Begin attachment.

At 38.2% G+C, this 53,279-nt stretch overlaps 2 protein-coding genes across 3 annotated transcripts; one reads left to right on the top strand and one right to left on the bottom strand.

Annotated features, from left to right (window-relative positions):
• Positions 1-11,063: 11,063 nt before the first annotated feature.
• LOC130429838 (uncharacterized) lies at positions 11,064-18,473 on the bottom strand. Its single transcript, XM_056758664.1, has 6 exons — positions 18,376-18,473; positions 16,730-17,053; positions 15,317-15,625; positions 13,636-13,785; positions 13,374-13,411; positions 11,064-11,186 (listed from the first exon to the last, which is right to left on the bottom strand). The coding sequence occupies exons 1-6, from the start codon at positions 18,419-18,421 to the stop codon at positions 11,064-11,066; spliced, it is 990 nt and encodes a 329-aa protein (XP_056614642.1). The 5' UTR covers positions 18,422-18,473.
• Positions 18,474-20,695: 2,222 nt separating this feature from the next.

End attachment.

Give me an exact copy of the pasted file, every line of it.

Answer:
At 38.2% G+C, this 53,279-nt stretch overlaps 2 protein-coding genes across 3 annotated transcripts; one reads left to right on the top strand and one right to left on the bottom strand.

Annotated features, from left to right (window-relative positions):
• Positions 1-11,063: 11,063 nt before the first annotated feature.
• LOC130429838 (uncharacterized) lies at positions 11,064-18,473 on the bottom strand. Its single transcript, XM_056758664.1, has 6 exons — positions 18,376-18,473; positions 16,730-17,053; positions 15,317-15,625; positions 13,636-13,785; positions 13,374-13,411; positions 11,064-11,186 (listed from the first exon to the last, which is right to left on the bottom strand). The coding sequence occupies exons 1-6, from the start codon at positions 18,419-18,421 to the stop codon at positions 11,064-11,066; spliced, it is 990 nt and encodes a 329-aa protein (XP_056614642.1). The 5' UTR covers positions 18,422-18,473.
• Positions 18,474-20,695: 2,222 nt separating this feature from the next.